Scottish Daily Mail

A mother’s courage that leaves me so humbled


Just over a year ago, Victoria Milligan was enjoying the perfect break at her holiday home in Cornwall with husband Nick and their four beautiful young children. As she admits today, she had it all: a wonderful family, a job she enjoyed and, i n addition to the house in Cornwall, a lovely home in one of London’s leafiest suburbs.

then in one horrific moment her life was shattered. Victoria was driving their speedboat off a Cornish beach with all the family aboard, when Nick — a senior executive at sky — reached over and grabbed the helm to turn the boat, setting the engine to full throttle.

It reared violently, and all of them were thrown overboard. With the boat circling unmanned at full revs, they were directly in its path as they floated in the sea in lifejacket­s.

Nick, 51, and eight-year-old daughter Emily were killed. Victoria, then 39, lost part of her leg, and their five-yearold son Kit suffered what were described as ‘life- changing wounds’. Miraculous­ly, the couple’s two other children Olivia and Amber, 11 and 12 at the time, escaped with minor injuries.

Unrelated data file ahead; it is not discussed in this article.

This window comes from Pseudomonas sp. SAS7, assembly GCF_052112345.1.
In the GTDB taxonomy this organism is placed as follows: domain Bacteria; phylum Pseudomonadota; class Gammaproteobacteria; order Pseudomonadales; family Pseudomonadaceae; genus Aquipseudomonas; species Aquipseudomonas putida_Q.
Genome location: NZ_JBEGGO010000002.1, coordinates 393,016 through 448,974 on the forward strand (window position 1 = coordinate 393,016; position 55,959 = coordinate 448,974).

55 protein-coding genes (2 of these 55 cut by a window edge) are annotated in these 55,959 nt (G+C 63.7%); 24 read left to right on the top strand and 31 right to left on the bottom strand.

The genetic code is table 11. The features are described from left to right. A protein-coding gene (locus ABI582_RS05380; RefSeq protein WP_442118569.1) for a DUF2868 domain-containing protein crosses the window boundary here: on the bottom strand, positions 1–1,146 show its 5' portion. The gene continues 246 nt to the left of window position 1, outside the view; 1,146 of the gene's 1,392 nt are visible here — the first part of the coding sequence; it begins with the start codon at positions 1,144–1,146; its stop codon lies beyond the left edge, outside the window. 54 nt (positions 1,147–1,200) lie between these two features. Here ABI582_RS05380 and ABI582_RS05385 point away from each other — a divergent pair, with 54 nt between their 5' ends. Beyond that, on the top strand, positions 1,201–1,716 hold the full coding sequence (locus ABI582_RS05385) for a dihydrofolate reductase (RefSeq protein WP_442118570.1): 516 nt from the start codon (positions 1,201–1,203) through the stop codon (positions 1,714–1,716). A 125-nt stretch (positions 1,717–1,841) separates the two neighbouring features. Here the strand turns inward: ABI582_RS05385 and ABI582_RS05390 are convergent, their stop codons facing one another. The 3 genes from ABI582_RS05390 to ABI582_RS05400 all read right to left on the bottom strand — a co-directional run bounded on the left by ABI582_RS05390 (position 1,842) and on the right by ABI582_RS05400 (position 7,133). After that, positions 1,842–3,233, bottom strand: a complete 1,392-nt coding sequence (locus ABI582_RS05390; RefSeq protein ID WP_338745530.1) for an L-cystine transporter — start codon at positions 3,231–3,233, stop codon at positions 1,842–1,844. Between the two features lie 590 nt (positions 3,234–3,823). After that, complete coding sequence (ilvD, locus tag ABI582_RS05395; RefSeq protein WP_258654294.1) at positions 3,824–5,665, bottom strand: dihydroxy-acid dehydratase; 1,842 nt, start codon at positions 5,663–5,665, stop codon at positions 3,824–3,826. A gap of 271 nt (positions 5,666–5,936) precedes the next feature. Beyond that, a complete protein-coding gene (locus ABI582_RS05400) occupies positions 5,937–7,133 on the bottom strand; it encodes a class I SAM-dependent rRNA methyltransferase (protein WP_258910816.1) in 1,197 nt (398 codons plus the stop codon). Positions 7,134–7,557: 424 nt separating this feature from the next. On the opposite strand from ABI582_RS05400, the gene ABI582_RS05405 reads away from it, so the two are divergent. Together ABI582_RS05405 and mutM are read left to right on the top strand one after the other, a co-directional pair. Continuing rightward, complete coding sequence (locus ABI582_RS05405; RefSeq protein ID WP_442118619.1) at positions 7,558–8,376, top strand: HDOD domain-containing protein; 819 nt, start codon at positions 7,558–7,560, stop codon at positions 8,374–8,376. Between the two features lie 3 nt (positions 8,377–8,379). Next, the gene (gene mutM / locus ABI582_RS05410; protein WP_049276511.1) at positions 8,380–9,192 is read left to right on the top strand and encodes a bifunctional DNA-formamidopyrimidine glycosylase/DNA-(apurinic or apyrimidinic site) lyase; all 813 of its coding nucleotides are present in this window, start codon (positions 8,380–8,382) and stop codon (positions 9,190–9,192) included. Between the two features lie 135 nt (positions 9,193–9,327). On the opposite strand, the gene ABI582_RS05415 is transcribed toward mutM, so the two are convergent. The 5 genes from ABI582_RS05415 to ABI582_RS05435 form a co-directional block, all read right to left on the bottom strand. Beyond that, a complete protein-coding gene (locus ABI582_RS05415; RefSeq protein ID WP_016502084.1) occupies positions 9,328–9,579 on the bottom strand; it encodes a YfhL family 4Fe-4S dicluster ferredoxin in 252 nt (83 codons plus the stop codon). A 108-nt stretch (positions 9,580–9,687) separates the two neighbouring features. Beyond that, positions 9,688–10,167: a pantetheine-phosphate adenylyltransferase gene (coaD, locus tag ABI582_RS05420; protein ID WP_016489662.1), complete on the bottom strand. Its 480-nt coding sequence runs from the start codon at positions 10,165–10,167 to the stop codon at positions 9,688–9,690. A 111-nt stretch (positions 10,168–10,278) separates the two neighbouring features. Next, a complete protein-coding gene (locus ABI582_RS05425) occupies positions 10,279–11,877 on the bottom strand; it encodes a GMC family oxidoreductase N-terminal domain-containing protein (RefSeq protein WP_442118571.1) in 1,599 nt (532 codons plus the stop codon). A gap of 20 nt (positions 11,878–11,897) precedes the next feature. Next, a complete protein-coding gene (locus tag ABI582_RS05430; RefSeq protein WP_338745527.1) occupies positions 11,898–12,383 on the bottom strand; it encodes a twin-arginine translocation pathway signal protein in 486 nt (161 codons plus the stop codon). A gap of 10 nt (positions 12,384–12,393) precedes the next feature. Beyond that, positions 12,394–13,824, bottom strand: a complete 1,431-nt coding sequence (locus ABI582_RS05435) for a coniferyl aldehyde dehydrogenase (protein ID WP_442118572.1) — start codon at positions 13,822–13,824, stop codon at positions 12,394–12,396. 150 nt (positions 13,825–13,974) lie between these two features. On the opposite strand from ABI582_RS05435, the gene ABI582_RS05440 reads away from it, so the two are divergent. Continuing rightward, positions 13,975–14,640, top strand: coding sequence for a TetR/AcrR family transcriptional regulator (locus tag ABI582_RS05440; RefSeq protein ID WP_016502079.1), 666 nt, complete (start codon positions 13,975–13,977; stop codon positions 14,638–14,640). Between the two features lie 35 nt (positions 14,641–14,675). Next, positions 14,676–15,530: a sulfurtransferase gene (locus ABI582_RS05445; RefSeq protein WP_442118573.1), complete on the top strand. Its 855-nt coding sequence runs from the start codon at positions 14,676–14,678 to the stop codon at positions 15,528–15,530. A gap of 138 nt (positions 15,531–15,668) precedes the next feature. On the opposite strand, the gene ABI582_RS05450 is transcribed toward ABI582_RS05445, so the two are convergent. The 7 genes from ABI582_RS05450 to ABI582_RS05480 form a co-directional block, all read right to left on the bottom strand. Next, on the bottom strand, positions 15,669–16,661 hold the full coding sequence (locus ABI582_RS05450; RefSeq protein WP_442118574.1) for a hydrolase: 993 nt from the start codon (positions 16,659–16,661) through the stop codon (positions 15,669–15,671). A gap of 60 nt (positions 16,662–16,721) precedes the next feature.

It was a tragedy so awful that it seemed inconceiva­ble any mother could recover. Yet Victoria refuses to be beaten by it. Yesterday, in the most uplifting BBC interview, she revealed that in the past year, she has raised £250,000 for Cornwall Air Ambulance.

Now, she’s planning to j oin a sponsored bike ride to raise another £500,000 — this time for the Royal National Lifeboat Institutio­n and Child Bereavemen­t uK.

What an astonishin­g achievemen­t. We bandy around the term ‘hero’ all too freely nowadays, but Victoria Milligan’s heroism is truly extraordin­ary.

she admits the last year has been agony. ‘If someone said to me on May 4 last year you are going to lose your husband, your daughter and your leg tomorrow, you would go: “that’s ridiculous because no one can possibly ever cope with that.” ’

TOdAY, she jokes about her prosthetic legs — she has one for exercising (she’s back at work as a PE teacher), a waterproof one for swimming — and one for high heels. Her determinat­ion is a lesson to us all. ‘I look at some of my friends and think “you worry about the most trivial things,”’ she says. ‘I would urge everyone to appreciate what you have, because you have no idea what’s round the corner.’

And from her strength she draws comfort. ‘I know Nick and Emily are looking down on us proudly today,’ she says.

Indeed, all of us are looking at her bravery and humility in awe.

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